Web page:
Our 3 bits (lines) of binary data give us twice the resolution as our analog example -- and we can still take more samples per second. So it is faster, and has more resolution. And I only chose 3 bits (lines). In the 1970s computers used 8 bits at a time (256 levels), and modern computers use 32, 64 or even 128 bits at a time. This is way more resolution than an analog computer could handle on a single line.

On a side note, there are complex issues with sending lots of parallel bits of information over long distances. Basically one line can create interference that bothers the other line, and creates noise (messes with their signal/level) if they are too close. Inside a computer, or a chip, this is easy (easier) to address and control, because there isn't as much outside interference and the distances are shorter, so most things are done parallel. Outside the computer, on a wire, it is far harder to control, and a lot larger distances, so most problems are solved serial.

What about infinite levels?

The analog example I used was doing something that could be called discrete-analog -- where the analog level is expected to be at an absolute (discrete) value, and not wandering anywhere in between. You could allow a different type of analog, where the signal is some floating level (an infinite-degrees analog), lets call that floating-analog. Floating-analog still has the same issues of settle time and speed, just more resolution crammed in the same space (theoretically an infinite amount). Yet the practicalities of noise and the resolution of the electronics mean that "infinite" is really a not so detailed "finite". In fact, it usually has less levels (in practical terms) than a digital solution could -- this is one of the reasons why things like a CD-player can sound so much better than say an old cassette or AM station. I was also talking about an analog computing device -- computing demands precision and repeatability. This type of floating-analog gets even more errors (is susceptible to noise, environment and gets "slop" in the signal) and all that noise in the signal means that your computing device really becomes an approximation device (as it does not get the same results consistently). So I wouldn't call that an analog computer -- just an analog approximater.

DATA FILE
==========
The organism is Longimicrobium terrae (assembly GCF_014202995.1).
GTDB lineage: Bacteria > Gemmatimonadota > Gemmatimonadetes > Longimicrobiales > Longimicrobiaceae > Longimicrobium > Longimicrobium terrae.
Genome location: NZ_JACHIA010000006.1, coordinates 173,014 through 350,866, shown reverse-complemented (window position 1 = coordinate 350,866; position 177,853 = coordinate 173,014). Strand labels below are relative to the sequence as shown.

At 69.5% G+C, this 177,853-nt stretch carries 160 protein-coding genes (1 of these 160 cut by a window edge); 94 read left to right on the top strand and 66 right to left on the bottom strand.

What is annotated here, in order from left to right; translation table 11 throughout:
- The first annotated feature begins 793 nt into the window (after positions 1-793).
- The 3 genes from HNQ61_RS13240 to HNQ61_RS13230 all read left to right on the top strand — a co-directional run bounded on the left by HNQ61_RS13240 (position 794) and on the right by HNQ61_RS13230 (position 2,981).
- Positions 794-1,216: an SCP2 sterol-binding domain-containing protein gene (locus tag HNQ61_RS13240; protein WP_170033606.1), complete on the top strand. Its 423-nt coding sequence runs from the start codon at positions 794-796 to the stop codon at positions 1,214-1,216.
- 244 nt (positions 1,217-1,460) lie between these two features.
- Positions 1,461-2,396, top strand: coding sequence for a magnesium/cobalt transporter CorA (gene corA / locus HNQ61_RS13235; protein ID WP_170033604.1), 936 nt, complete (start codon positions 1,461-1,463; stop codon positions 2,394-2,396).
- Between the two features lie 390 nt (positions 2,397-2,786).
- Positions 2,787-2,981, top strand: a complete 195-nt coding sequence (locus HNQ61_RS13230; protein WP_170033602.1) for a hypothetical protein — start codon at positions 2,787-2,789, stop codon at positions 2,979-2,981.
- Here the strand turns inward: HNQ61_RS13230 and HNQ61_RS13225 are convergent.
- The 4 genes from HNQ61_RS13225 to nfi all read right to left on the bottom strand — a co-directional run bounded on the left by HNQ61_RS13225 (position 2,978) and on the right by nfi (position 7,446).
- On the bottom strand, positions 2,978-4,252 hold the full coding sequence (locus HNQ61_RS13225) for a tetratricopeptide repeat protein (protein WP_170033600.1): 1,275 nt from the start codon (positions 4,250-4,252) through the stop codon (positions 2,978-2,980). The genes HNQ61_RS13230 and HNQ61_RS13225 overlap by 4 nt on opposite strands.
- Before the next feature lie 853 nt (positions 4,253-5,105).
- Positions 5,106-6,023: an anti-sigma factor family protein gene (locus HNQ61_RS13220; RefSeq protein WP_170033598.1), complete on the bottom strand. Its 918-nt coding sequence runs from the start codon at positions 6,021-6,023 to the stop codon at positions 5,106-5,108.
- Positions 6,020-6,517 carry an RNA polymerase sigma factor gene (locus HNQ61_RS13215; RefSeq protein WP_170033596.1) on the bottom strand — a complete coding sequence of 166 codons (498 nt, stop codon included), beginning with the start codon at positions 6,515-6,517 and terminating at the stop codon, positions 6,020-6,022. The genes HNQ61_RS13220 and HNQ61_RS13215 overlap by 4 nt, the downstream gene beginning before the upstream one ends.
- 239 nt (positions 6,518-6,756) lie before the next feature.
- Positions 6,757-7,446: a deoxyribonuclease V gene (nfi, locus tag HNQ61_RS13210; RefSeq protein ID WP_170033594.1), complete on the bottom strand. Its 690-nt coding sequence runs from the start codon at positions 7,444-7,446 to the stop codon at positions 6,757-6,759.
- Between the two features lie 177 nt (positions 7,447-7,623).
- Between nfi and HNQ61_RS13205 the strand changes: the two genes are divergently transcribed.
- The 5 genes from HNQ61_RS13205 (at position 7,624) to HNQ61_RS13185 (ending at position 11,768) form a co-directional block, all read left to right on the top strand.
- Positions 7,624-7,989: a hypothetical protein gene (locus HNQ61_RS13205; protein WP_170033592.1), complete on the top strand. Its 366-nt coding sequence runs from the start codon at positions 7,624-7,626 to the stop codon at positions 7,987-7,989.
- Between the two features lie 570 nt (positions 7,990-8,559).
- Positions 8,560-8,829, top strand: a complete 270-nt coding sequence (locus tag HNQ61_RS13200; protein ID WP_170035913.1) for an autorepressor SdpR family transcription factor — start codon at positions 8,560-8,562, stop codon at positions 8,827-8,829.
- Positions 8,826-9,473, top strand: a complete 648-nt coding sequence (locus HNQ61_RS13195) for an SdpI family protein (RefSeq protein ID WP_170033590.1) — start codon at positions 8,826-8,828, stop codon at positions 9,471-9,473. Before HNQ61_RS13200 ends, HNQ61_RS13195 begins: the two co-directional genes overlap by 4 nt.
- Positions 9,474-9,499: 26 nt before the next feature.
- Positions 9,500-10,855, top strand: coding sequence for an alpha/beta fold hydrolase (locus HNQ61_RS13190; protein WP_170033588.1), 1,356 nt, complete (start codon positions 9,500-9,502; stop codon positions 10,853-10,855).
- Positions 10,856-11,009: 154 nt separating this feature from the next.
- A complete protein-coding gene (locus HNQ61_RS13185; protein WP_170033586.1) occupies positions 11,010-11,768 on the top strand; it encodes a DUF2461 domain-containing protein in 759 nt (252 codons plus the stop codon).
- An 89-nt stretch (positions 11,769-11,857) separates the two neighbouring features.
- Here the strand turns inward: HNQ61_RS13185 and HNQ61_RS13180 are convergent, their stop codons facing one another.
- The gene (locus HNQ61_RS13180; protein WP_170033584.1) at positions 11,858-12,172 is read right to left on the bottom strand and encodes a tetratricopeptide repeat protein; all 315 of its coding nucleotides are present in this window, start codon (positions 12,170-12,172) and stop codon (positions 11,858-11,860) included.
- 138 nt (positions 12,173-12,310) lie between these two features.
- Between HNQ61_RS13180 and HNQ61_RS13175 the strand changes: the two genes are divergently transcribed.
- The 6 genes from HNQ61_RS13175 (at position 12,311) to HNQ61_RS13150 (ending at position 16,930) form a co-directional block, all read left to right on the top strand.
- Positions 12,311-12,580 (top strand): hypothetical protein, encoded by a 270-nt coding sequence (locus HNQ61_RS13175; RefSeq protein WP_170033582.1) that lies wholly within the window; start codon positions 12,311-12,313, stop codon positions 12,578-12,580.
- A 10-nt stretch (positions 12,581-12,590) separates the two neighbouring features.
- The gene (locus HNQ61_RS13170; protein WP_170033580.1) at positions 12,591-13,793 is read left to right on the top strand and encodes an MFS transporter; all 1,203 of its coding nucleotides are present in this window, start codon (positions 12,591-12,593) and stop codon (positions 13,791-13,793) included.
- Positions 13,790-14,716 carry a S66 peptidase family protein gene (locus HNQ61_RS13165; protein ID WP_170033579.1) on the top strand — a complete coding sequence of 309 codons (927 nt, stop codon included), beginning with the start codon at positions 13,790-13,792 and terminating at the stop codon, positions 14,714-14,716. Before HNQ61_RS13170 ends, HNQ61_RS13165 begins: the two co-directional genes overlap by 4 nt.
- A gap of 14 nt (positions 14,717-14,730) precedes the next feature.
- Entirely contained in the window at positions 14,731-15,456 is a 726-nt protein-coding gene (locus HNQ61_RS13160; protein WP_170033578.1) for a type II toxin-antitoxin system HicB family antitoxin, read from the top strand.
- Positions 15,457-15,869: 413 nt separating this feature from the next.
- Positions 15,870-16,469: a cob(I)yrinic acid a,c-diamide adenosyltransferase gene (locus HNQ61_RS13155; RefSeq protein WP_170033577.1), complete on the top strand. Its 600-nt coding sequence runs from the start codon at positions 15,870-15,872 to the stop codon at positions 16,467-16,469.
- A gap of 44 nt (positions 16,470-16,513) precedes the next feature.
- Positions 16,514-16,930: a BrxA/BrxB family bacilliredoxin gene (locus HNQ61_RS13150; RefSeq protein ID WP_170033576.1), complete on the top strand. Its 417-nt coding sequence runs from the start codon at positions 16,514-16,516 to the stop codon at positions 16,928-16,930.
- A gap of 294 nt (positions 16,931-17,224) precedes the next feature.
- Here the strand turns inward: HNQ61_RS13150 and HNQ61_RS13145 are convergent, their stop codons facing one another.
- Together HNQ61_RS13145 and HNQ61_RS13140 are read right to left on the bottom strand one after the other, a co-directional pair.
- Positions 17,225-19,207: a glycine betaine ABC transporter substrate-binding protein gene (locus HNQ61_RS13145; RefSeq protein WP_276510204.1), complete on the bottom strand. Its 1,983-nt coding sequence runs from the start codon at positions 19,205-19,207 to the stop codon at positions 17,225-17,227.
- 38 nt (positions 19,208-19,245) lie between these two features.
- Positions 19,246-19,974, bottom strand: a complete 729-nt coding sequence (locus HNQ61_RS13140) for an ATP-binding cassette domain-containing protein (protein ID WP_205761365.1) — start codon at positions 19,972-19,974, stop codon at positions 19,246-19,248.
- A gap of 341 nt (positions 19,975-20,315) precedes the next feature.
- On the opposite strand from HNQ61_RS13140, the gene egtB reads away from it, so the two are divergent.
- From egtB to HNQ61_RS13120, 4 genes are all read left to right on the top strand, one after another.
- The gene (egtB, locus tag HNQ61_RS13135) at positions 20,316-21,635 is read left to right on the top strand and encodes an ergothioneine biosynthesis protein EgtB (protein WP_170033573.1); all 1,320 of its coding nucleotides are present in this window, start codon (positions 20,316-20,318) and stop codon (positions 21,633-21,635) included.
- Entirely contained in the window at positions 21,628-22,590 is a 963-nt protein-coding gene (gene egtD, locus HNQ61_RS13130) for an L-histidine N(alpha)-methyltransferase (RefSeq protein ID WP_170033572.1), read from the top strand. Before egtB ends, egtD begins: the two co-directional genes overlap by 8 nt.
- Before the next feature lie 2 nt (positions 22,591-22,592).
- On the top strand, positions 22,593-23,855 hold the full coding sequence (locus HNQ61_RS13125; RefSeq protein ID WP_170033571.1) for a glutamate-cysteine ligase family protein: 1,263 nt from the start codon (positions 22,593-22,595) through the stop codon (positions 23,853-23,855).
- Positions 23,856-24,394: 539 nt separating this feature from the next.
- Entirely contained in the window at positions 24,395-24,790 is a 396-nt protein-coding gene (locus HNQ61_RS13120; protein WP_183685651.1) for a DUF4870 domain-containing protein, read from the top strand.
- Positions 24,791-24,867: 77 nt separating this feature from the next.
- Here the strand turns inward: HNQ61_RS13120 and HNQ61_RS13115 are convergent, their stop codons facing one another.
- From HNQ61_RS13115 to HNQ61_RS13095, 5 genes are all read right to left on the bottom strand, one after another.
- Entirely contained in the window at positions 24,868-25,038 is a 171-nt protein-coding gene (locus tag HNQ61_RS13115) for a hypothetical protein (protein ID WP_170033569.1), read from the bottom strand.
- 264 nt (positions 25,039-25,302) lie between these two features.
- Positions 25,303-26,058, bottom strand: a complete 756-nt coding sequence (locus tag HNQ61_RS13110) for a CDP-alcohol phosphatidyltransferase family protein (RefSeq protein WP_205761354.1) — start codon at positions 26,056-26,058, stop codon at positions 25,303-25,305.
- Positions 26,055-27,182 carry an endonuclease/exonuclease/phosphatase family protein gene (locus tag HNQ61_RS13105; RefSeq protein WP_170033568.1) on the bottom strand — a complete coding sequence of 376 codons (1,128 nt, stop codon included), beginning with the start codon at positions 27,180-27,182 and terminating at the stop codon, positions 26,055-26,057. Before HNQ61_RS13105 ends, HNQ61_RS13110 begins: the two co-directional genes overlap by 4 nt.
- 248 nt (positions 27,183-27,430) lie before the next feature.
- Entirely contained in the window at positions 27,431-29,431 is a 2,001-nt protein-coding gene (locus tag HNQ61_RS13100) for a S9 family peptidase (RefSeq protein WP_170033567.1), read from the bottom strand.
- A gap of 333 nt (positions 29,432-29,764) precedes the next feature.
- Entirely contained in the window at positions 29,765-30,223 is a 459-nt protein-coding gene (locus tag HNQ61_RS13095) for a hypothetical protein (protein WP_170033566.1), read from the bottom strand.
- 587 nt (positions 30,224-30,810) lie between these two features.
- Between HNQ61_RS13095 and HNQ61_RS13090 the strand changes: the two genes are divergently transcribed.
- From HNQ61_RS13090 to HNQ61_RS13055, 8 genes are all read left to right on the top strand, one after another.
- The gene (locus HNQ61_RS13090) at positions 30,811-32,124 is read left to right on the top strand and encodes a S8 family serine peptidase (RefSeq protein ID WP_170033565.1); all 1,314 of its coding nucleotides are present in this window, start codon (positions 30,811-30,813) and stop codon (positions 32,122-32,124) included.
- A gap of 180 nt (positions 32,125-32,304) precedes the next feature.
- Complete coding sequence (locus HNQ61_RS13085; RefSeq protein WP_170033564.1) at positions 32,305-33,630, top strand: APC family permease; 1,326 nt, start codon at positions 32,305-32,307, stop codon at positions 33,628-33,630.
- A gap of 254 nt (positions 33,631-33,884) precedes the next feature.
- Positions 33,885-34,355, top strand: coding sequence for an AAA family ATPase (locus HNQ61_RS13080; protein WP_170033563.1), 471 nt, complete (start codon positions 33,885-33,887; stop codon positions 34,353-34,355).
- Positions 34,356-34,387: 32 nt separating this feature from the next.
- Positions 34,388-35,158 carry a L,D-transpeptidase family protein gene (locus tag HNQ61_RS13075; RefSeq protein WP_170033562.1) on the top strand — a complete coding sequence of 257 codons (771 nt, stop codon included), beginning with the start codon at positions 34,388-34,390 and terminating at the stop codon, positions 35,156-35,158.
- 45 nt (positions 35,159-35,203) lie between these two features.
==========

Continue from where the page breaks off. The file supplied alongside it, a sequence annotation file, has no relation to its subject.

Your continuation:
The only thing constant is change. The way we design and manufacture computers and storage for now makes digital the better solution -- but there is all sorts of research and new concepts being implemented. We have some biological based storage, electrochemical, holographic (light), optical computers, and so on. A major breakthrough in some area might totally change the rules and make analog (multilevel) computing or storage more viable and cost effective again -- so don't rule anything out. I'll just go insane if we start making quantum storage devices and I have to figure out how they work. But for now, and the immediate future, it looks like the world will stay digital -- and I'll retain my tenuous grasp on sanity.

I hope this helps explain more clearly why computers aren't analog. It isn't that analog is bad, or that it can't be done -- some of the early computers, and some research computers have been analog. It is just that digital is simpler and faster -- which also means cheaper and more reliable. Digital is also very versatile in that you just pair more samples up (add more bits of resolution) to get more detail -- and it can have more detail (discrete levels) than any analog computer (single line) ever could. So we learned through experience that for computers (for now), digital is better.

Written 2002.07.15